Slow Uptake of Minimally Invasive Surgery for Endometrial Cancer
More than 50% of women with early-stage endometrial cancer had open surgery, in contradiction to recommendations in clinical guidelines, according to a study reported at the 2016 Society of Gynecologic Oncology (SGO) annual meeting.
Among 9800 patients with stage I to stage III endometrial cancer, 52% of the women had open surgery. The operations all occurred in the 2 years leading up to the publication of a clinical guideline recommending minimally invasive surgery for all women with stage I to stage III endometrial cancer.
Minimally Invasive Surgery Results in Less Complications
Open surgery is associated with a significantly higher complication rate than minimally invasive surgery, which can add millions of dollars to the healthcare costs.
The minimally invasive surgery cohort “was older, had more lymphadenectomies, and was equally obese compared to the open surgery cohort,” said Diana B. Mannschreck, a medical student, Kelly Gynecologic Oncology Service, Johns Hopkins Medicine, Baltimore, MD. Yet, this cohort “still had fewer perioperative complications. Women of black race or Hispanic ethnicity and women treated in rural settings were much less likely to receive standard-of-care surgery.”
“Open surgery may no longer be justified for most patients in this setting,” Ms Mannschreck added.
A previous study demonstrated that minimally invasive surgery for early-stage endometrial cancer resulted in significantly fewer complications and achieved similar survival compared with open surgery. In 2014, the SGO/American Cancer Society guideline confirmed minimally invasive surgery as the approach of choice for women with stage I to stage III endometrial cancer.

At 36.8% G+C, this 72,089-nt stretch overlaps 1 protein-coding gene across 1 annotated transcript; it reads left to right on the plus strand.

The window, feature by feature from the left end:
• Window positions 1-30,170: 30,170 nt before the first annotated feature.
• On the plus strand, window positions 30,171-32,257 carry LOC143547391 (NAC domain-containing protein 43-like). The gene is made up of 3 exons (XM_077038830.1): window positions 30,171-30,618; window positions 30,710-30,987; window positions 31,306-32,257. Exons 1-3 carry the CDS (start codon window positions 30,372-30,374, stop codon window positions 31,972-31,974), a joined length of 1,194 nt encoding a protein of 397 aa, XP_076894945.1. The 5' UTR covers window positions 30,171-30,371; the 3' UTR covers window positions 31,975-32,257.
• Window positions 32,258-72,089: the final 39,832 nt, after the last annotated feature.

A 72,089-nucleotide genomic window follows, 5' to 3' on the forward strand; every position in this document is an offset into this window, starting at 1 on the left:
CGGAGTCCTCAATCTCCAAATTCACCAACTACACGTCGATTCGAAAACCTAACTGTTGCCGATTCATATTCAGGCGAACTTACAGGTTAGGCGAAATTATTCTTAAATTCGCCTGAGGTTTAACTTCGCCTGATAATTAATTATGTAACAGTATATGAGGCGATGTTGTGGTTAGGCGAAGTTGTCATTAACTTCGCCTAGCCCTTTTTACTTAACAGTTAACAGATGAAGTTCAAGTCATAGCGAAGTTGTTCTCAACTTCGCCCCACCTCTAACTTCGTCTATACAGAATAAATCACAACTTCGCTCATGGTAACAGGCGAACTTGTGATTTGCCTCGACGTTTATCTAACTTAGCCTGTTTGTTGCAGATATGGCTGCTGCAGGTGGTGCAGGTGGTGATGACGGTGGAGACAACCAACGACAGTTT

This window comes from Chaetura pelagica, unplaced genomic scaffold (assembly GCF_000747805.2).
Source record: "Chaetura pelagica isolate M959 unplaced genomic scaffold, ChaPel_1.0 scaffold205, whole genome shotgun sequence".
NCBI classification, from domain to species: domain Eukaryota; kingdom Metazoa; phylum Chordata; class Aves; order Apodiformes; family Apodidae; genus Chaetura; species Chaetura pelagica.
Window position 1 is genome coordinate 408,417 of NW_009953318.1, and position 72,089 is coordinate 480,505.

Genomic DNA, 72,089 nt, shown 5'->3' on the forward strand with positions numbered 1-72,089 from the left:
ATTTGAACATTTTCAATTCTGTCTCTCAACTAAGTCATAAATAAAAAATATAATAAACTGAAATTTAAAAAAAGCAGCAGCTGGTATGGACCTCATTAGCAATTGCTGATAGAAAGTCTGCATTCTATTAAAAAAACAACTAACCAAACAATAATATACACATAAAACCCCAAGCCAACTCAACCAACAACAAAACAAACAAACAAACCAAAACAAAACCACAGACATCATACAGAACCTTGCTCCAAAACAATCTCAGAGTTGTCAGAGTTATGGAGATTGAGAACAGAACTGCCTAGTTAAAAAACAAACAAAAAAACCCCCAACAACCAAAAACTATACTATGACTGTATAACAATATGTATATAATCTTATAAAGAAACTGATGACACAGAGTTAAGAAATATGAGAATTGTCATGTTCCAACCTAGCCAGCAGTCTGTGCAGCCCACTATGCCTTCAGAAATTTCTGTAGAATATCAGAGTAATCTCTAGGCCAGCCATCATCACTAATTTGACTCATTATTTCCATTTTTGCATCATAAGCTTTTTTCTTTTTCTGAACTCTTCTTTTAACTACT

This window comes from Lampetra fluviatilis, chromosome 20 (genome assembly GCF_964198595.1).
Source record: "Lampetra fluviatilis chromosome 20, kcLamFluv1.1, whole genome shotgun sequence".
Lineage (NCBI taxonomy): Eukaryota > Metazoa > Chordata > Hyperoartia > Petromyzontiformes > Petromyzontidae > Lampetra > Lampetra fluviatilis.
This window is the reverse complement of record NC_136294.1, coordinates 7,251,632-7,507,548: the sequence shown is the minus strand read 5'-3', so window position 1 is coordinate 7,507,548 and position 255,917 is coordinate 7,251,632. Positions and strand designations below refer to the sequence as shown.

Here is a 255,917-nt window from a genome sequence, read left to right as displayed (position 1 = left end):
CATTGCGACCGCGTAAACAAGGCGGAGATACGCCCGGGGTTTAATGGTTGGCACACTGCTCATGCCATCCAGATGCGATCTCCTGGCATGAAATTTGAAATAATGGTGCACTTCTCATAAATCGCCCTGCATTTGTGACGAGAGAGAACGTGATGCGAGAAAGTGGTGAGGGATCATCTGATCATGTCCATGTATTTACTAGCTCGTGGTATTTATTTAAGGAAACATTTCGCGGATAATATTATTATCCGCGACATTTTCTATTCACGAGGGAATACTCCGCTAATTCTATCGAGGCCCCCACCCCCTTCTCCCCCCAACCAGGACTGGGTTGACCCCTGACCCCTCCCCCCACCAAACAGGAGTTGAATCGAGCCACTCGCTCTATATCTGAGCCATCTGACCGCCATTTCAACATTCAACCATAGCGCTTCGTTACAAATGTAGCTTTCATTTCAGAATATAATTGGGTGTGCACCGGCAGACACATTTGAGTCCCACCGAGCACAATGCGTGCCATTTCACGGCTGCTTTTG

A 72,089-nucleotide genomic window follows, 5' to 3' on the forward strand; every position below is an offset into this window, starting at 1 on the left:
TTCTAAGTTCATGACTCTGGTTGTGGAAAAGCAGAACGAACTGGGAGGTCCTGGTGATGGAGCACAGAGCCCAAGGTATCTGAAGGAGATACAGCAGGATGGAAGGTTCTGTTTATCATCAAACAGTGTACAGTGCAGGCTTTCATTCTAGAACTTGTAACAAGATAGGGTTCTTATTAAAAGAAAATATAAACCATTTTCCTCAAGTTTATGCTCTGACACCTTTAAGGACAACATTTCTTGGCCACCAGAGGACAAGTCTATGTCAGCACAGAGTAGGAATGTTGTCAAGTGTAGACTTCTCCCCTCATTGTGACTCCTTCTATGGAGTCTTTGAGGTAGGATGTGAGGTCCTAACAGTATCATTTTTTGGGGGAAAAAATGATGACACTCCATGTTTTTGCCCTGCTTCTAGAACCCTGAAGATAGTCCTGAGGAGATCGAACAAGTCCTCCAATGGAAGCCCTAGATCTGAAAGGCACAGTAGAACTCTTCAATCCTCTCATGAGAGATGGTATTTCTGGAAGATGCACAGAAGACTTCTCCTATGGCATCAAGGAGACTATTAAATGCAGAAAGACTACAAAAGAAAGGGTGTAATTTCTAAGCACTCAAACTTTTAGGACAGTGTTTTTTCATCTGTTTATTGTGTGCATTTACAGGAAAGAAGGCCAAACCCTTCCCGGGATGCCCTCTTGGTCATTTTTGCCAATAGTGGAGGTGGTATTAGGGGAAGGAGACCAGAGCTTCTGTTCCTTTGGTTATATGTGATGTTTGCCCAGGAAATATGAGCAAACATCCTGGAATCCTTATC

Minimally Invasive Surgery Is Underused, Saves Costs
A new study showed a steady increase in the adoption of minimally invasive surgery for early endometrial cancer from 2007 to 2011 (Fader AN, et al. Obstet Gynecol. 2016;127:91-100). However, the analysis of 32,560 cases showed that it still accounted for <50% of surgeries at the end of the study.
Ms Mannschreck reported the findings from an analysis of the Healthcare Cost and Utilization Project/National Inpatient Sample database for 2012 to 2013. The objectives were to obtain a contemporary estimate of minimally invasive surgery uptake for endometrial cancer and to identify the patient- and hospital-related factors that are associated with the choice of surgical approach, complication rates, and costs.
Limited to patients with stage I to stage III nonmetastatic disease, the data showed that open surgery accounted for 52% of the 9799 procedures performed during the study period.
The patients undergoing minimally invasive surgery were slightly older and more often had lymphadenectomies. Minimally invasive surgery was performed more frequently in the Northeast and the West, whereas open surgery predominated in the Midwest and the South.
Open surgery was performed significantly less often in higher-volume hospitals. Open surgery occurred significantly more often in government hospitals than in private hospitals and in rural areas than in urban areas. Patient race or ethnicity other than white significantly increased the odds for open surgery.
In a matched-propensity cohort of 7388 patients, the likelihood of any complication was almost 3 times higher with open surgery than with minimally invasive surgery. Surgical complications, major blood loss, and length of stay exceeding 2 days also occurred significantly more often with open surgery than with minimally invasive surgery.
Overall, minimally invasive surgery costs significantly less than open surgery per case—$13,469 versus $14,712, respectively. The cost of a procedure without complications was similar between the 2 groups, as was the average added cost per complication.
“We estimate that utilizing [minimally invasive surgery] for 80% of the patients would have averted 2733 complications and saved $19 million for 2012 to 2013,” Ms Mannschreck said.